Swatch Your Logo: How to Keep Your Colours True

You’ve gone through the theory and you know what colour you should use but which one do you pick? 

Today we’re talking about how to choose colours in the practical sense. There’s discovering the right hues to use and then there’s picking the most practical colours to use.

Colour choice is a two part process. The first part is figuring out how to convey your brand promise through colour and also navigating the pitfalls of colour theory. Give a quick read through Get More Bites Using Colour to have a better understanding of what I mean. The second part is finding the colour that is going to best represent your brand every time.

Consistency is the cornerstone of logo design. We send these logos out into the World and we have to prepare them for the adventures they might encounter. They can easily get ensnared by a poorly designed blog or a print publication that’s not paying much attention to each individual logo they print.

Unfortunately, colour consistency is not quite as simple as you might think. Colours on the web and colours in print are different. Print method to print method varies. Printer to printer can be vastly different if not calibrated. Even country to country have different colour spaces. Oh, did I forget to mention that monitor to monitor makes a huge difference?

Agh. That’s scary. Too many colours.

So red is not red is not red. Green is not green. Glaucous is not glaucous? (that’s a real colour name) Why does it matter? Big brands are frighteningly insistent that their colours always match. They realize that inconsistent colours, like a pixelated logo, tell the consumer that they have an inconsistent product.  It begs the question “If this brand isn’t concerned with its own image, how much care can they possibly put into their product?”

No customers of yours are going to think “Hey, this green is more forest than kelly, I’m out of here!” This is not the case. The scary part is they won’t be aware of why they think your business is inconsistent. It will be a vibe they will never be able to pinpoint.

Thankfully, there is a solution!

PANTONE has been the designer’s go-to for decades. They have what they call the PANTONE Matching System (PMS). It’s not nearly as uncomfortable as other acronyms of the same name. You know when you want to paint a room you first stop by the paint store and pick up way too many paint swatches? When you finally decide on one, you have the guys at the paint desk mix up the colour. This is the same idea as PMS. PANTONE has created thousands of different of inks of different colours that we now consider the gold standard. They’ve printed them all and put them in little books.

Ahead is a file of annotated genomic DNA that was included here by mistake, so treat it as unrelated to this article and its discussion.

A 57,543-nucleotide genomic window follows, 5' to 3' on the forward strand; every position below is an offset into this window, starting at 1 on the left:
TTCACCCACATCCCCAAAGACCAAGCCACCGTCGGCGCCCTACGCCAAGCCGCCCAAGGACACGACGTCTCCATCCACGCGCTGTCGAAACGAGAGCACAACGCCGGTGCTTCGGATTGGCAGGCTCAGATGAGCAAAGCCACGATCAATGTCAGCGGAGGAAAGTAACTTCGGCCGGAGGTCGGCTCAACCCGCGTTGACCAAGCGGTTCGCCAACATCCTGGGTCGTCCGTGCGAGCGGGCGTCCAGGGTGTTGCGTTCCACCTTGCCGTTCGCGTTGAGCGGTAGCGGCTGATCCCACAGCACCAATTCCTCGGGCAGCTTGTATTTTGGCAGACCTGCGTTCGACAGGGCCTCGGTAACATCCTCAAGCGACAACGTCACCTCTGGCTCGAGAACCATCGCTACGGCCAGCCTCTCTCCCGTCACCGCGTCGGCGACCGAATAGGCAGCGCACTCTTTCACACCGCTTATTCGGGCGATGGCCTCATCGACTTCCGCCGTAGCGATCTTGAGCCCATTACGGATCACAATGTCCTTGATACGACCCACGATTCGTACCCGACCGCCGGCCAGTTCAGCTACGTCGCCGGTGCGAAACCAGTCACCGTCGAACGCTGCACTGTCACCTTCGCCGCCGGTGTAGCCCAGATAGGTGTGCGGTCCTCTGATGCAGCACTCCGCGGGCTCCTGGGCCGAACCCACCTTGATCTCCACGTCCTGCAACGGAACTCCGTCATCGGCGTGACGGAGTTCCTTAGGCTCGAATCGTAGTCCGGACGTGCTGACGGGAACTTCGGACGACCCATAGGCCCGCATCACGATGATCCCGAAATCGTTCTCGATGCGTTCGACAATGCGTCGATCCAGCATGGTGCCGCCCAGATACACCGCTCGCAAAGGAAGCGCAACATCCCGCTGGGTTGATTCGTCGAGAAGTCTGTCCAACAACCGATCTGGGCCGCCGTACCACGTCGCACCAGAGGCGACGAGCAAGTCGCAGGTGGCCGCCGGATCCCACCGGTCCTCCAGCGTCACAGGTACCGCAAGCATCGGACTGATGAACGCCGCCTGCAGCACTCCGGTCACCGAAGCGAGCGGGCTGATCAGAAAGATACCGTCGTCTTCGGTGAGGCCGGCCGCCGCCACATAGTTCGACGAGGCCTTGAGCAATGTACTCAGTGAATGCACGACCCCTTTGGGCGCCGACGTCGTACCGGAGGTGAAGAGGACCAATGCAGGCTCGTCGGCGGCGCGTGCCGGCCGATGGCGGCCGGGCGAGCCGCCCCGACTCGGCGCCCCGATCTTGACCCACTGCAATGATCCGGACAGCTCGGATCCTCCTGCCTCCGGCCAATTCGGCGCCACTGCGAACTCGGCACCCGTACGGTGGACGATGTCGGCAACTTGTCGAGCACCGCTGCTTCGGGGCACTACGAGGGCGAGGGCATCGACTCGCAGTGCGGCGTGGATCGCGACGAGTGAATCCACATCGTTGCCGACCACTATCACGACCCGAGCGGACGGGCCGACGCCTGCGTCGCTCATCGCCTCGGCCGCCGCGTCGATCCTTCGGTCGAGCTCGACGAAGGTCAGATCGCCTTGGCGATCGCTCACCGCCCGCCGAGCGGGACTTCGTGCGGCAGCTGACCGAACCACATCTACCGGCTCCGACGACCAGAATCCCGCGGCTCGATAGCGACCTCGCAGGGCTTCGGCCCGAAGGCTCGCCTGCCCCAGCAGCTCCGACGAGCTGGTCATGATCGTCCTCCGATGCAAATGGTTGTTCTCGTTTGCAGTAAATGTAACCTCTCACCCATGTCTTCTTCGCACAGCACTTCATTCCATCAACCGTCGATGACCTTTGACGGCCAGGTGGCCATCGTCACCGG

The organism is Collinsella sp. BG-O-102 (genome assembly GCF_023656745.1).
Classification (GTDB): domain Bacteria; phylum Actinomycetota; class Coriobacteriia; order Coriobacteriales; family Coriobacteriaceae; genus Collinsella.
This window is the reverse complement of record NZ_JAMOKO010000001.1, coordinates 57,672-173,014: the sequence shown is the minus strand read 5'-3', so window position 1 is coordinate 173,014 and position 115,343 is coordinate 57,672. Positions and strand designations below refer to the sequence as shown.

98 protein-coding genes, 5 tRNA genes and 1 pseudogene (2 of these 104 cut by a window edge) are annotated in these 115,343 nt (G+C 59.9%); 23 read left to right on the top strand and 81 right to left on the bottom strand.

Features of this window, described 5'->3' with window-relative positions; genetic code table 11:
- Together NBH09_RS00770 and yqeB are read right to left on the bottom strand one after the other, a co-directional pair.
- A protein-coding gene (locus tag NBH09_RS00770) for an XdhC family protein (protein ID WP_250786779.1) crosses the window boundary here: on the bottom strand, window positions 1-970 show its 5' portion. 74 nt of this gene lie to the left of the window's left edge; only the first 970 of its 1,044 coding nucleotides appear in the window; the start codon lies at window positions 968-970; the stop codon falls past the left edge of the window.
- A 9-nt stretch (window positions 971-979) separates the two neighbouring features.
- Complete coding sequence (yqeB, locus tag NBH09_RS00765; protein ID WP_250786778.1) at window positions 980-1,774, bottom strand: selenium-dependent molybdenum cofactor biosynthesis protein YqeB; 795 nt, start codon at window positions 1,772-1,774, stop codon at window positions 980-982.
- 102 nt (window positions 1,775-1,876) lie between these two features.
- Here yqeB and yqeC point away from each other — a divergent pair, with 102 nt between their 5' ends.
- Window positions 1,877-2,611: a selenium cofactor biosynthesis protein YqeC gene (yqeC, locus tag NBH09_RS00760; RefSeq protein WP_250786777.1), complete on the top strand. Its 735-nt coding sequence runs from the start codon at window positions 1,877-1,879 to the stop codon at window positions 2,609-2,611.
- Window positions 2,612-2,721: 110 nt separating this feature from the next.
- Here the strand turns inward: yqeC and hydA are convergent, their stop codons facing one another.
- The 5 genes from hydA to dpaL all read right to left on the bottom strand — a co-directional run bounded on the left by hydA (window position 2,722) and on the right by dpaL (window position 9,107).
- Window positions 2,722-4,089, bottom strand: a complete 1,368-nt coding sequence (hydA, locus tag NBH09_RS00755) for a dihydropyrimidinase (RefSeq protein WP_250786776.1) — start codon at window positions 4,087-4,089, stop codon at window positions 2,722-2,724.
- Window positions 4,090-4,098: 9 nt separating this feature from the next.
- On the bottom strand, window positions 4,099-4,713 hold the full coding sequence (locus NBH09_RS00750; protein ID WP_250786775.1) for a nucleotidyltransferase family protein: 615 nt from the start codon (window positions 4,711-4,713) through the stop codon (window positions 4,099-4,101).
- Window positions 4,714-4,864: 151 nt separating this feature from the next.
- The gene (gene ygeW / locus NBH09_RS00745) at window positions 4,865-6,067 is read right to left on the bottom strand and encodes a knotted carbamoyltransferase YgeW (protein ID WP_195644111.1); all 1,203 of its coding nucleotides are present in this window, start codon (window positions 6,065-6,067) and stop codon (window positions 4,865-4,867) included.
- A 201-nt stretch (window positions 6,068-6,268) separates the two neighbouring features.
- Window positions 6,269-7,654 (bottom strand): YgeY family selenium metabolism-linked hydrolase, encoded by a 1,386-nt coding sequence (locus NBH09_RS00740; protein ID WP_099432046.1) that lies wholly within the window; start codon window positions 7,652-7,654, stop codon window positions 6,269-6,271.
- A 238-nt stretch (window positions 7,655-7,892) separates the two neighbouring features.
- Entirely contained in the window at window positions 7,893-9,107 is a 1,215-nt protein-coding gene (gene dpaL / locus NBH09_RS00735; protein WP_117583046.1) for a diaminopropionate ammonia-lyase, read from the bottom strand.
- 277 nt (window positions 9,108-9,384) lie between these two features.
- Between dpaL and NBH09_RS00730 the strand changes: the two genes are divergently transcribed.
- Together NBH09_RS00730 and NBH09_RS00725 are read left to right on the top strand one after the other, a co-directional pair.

Because their inks are a specific formula that they control, we can use them as our anchor. No matter what printer uses this specific PANTONE ink, we know that it will be the right colour. Similarly if they are not printing with a specific PANTONE ink they can often match their ink to the colour in the book.

You can use these swatch books to choose the colours for your business’ logo. So let’s say on the computer you’ve landed on a greenish aqua colour that seems fitting for your pirate themed pub. You can now pick up a swatch book and find a very specific colour, like PMS 320C, that matches. Once you find this colour you can use it as the anchor to refer to across both web and print. PMS numbers are almost universally understood. 

Consistency at last.

PANTONE offers a variety of books. The ones you should most be concerned with are coated and uncoated. The difference being the paper your logo will ultimately end up on. If you are having your business’ logo printed on a somewhat shiny (not necessarily gloss) stock, you are looking at coated paper. Alternatively, if the paper is very very matte looking, you are looking at uncoated paper. 

Unfortunately, it is not always the case that an ink colour will look identical on both coated and uncoated. Sometimes they can vary quite drastically. In this case colours from both books will need to be specified. By having the print books in front of you, you can look at the colours side by side and make the best match.

Small print shops that are running a digital press (i.e. laser or inkjet) may not be able to match the PANTONE themselves. It depends on the quality of the shop. Again, it is best to take control here. These printers will print in CMYK (Cyan, Magenta, Yellow, Black). Colour profiles withstanding, you can also specify CMYK values to use.

PANTONE has a book for this called Bridge. If you are using Adobe Illustrator, you’ve already got it. When you choose a PMS colour in Illustrator you can convert that colour to CMYK and it will spit out the values you need. They will look like 100,50,50,30. This basically says, use 100% Cyan, 50% Magenta, 50% Yellow and 30% Black to make up my colour.

Illustrator screenshot of swatch options menus
Double click your swatch to bring up the Swatch Options. Change your Color Mode to CMYK to get the new CMYK version of your PMS colour.